7th October [1870]


My dear Carter


Our first Mail for more than 8 days arrived this morning & brought with it your hurried letter to Robert, as it maybe very long ere he will either read or write another, I will answer at once lest you should be needlessly alarmed with the newspaper accounts. He is better today than he has been since his seizure & Dr. Madison assures me that there are no symptoms of Paralysis in his case nor of apoplexy, that he thinks it is over tension of the nerves of the brain with some connexion with his late illnesses & that he may possibly be in better health when relieved. He is improving slowly but steadily each day & though he does not seem inclined to talk occasionally utters a sentence very distinctly we feel much encouraged about him tho’ still anxious I know it will be long ere he can resume at all the immense correspondence that annoys him so much & which no ones [sic] seems able to carry on to his satisfaction I will now give you a detailed account of the whole attack, on Wednesday 29th Septr. He rose earlier than usual & was always rather in a hurry to get his breakfast & get the girls off to Chapel which has been his fancy lately thinking if the ladies would patronize it that the students would be more interested in going then he went to College & remained there the whole time till half past one oclock or later, which he has not done recently generally coming home during the morning & taking a little walk or ride, ate as usual a plate of grapes before dinner & then his ordinary dinner about half past 2 a very slight one for we had nothing but a poor pair of chickens after dinner he took his usual snooze in his chair & went over to church after which there was a prolonged & anxious vestry meeting about which I know he had been troubled at 7 oclock our tea came in & he had not come so I sat down with my sewing & Custis on the sofa about half past I heard him come in the front door & take off his hat & cloak & deposit them in his room & as he entered the dining room. I said where have you been all this time, we have been waiting for you. He stood up at the foot of the table as if to say grace but uttered no sound & then sank back in his chair. I said you look very tired let me give you a cup of tea. He tried to reply but uttered something unintelligible. I looked up & his countenance alarmed me Custis came to him & asked him what was the matter but he did not speak but continued sitting in the chair we sent off for the Doctors who had both been at the same vestry meeting & had not reached home & they both arrived in less than 10 minutes applied cold cloths to his head & hot bath to his feet & then got off his clothes & lifted him into a bed which was brought down into the dining room & where he has been ever since. He slept almost continuously for two days & nights the Drs. thinking entire rest might restore him but finding that it did not they cupped him & have been giving him medicines since & he is now much more aroused tho’ he still sleeps a good deal, seems to enjoy what food is offered him tho’ rarely asks for anything I trust that a life so important to his family & country may be longer spared & that I may soon be enabled to report him to you much better. Tell my dear little Mildred I have not time now to write to her as I am very tired having been writing nearly all day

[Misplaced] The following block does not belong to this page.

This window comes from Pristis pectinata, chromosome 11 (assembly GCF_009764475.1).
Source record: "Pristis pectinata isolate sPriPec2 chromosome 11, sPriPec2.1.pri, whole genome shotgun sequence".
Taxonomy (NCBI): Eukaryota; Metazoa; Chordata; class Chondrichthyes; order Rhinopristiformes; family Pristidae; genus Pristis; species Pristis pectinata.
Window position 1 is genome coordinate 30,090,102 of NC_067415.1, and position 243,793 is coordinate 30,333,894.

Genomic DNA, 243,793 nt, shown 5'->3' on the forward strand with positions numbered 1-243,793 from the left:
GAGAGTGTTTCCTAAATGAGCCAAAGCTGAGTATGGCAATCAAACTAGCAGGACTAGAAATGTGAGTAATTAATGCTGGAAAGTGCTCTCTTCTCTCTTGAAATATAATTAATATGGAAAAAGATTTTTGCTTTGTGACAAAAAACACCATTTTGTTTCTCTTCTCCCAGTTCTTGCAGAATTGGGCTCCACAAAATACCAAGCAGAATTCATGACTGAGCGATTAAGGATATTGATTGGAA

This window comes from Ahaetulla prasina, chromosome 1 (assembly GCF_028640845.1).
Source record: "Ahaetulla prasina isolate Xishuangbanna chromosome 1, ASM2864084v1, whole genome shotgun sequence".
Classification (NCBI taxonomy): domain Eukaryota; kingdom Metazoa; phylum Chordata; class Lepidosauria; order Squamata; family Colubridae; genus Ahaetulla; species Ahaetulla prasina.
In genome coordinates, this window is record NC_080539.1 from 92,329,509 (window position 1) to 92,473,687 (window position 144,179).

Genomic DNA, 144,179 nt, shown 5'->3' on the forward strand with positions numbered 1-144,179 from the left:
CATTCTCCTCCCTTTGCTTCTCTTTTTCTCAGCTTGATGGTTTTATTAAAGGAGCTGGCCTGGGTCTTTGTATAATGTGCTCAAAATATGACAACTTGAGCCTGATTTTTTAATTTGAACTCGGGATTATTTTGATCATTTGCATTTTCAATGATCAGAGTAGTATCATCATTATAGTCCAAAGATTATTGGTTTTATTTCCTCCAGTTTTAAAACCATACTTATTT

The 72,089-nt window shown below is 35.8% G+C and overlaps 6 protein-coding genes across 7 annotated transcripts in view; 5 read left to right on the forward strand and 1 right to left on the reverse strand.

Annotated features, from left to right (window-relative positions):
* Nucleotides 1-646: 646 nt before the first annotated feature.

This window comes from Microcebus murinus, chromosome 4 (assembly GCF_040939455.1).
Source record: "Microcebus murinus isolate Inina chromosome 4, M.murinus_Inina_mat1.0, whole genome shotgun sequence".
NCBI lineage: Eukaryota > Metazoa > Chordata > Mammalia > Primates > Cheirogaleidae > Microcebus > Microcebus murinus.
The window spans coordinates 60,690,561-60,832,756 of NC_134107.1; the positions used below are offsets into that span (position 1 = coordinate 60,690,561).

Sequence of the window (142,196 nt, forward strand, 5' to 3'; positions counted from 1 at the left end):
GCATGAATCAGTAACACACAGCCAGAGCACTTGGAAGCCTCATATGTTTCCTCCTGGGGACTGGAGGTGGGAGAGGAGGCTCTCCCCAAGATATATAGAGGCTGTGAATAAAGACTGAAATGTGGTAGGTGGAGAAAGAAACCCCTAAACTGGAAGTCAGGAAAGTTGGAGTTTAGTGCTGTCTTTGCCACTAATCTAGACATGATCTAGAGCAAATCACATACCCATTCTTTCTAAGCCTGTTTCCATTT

Source: Photostat of original, vertical files, Jessie Ball DuPont Library, Stratford Hall. Original held by Yale University Archives and Manuscript Library.


Transcribed by Colin Woodward, 2017 March 24